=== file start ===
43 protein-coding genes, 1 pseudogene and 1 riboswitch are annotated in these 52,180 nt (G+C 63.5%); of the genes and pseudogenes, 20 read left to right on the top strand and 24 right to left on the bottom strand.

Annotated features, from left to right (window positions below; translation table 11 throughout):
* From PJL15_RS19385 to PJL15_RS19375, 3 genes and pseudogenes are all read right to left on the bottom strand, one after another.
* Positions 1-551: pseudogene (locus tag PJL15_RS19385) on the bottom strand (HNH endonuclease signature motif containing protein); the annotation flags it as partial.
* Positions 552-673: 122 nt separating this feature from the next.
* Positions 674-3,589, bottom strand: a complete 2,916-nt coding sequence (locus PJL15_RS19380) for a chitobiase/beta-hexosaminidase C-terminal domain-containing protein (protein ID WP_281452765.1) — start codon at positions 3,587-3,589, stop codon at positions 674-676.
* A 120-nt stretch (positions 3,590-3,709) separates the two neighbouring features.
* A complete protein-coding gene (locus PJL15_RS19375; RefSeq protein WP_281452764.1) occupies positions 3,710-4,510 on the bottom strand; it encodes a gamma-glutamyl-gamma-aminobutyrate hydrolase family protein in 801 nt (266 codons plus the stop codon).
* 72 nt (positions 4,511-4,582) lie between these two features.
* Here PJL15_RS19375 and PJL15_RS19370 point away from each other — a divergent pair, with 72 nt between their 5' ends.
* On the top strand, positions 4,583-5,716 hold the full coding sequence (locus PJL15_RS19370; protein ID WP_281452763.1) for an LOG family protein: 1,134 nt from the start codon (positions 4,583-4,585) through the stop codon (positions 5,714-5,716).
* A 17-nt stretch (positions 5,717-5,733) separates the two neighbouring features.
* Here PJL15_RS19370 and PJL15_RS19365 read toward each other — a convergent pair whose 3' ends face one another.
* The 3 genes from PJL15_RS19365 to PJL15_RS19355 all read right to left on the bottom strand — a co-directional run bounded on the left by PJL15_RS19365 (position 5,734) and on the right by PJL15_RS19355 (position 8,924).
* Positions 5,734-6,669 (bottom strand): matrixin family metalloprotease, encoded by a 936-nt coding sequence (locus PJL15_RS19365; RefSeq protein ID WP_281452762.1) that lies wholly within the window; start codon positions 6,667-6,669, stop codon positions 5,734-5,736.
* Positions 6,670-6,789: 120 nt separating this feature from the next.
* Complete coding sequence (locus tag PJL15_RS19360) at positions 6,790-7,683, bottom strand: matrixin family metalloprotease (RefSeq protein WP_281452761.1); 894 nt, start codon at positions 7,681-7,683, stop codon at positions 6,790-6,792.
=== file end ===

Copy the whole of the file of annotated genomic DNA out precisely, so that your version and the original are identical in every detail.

43 protein-coding genes, 1 pseudogene and 1 riboswitch are annotated in these 52,180 nt (G+C 63.5%); of the genes and pseudogenes, 20 read left to right on the top strand and 24 right to left on the bottom strand.

Annotated features, from left to right (window positions below; translation table 11 throughout):
* From PJL15_RS19385 to PJL15_RS19375, 3 genes and pseudogenes are all read right to left on the bottom strand, one after another.
* Positions 1-551: pseudogene (locus tag PJL15_RS19385) on the bottom strand (HNH endonuclease signature motif containing protein); the annotation flags it as partial.
* Positions 552-673: 122 nt separating this feature from the next.
* Positions 674-3,589, bottom strand: a complete 2,916-nt coding sequence (locus PJL15_RS19380) for a chitobiase/beta-hexosaminidase C-terminal domain-containing protein (protein ID WP_281452765.1) — start codon at positions 3,587-3,589, stop codon at positions 674-676.
* A 120-nt stretch (positions 3,590-3,709) separates the two neighbouring features.
* A complete protein-coding gene (locus PJL15_RS19375; RefSeq protein WP_281452764.1) occupies positions 3,710-4,510 on the bottom strand; it encodes a gamma-glutamyl-gamma-aminobutyrate hydrolase family protein in 801 nt (266 codons plus the stop codon).
* 72 nt (positions 4,511-4,582) lie between these two features.
* Here PJL15_RS19375 and PJL15_RS19370 point away from each other — a divergent pair, with 72 nt between their 5' ends.
* On the top strand, positions 4,583-5,716 hold the full coding sequence (locus PJL15_RS19370; protein ID WP_281452763.1) for an LOG family protein: 1,134 nt from the start codon (positions 4,583-4,585) through the stop codon (positions 5,714-5,716).
* A 17-nt stretch (positions 5,717-5,733) separates the two neighbouring features.
* Here PJL15_RS19370 and PJL15_RS19365 read toward each other — a convergent pair whose 3' ends face one another.
* The 3 genes from PJL15_RS19365 to PJL15_RS19355 all read right to left on the bottom strand — a co-directional run bounded on the left by PJL15_RS19365 (position 5,734) and on the right by PJL15_RS19355 (position 8,924).
* Positions 5,734-6,669 (bottom strand): matrixin family metalloprotease, encoded by a 936-nt coding sequence (locus PJL15_RS19365; RefSeq protein ID WP_281452762.1) that lies wholly within the window; start codon positions 6,667-6,669, stop codon positions 5,734-5,736.
* Positions 6,670-6,789: 120 nt separating this feature from the next.
* Complete coding sequence (locus tag PJL15_RS19360) at positions 6,790-7,683, bottom strand: matrixin family metalloprotease (RefSeq protein WP_281452761.1); 894 nt, start codon at positions 7,681-7,683, stop codon at positions 6,790-6,792.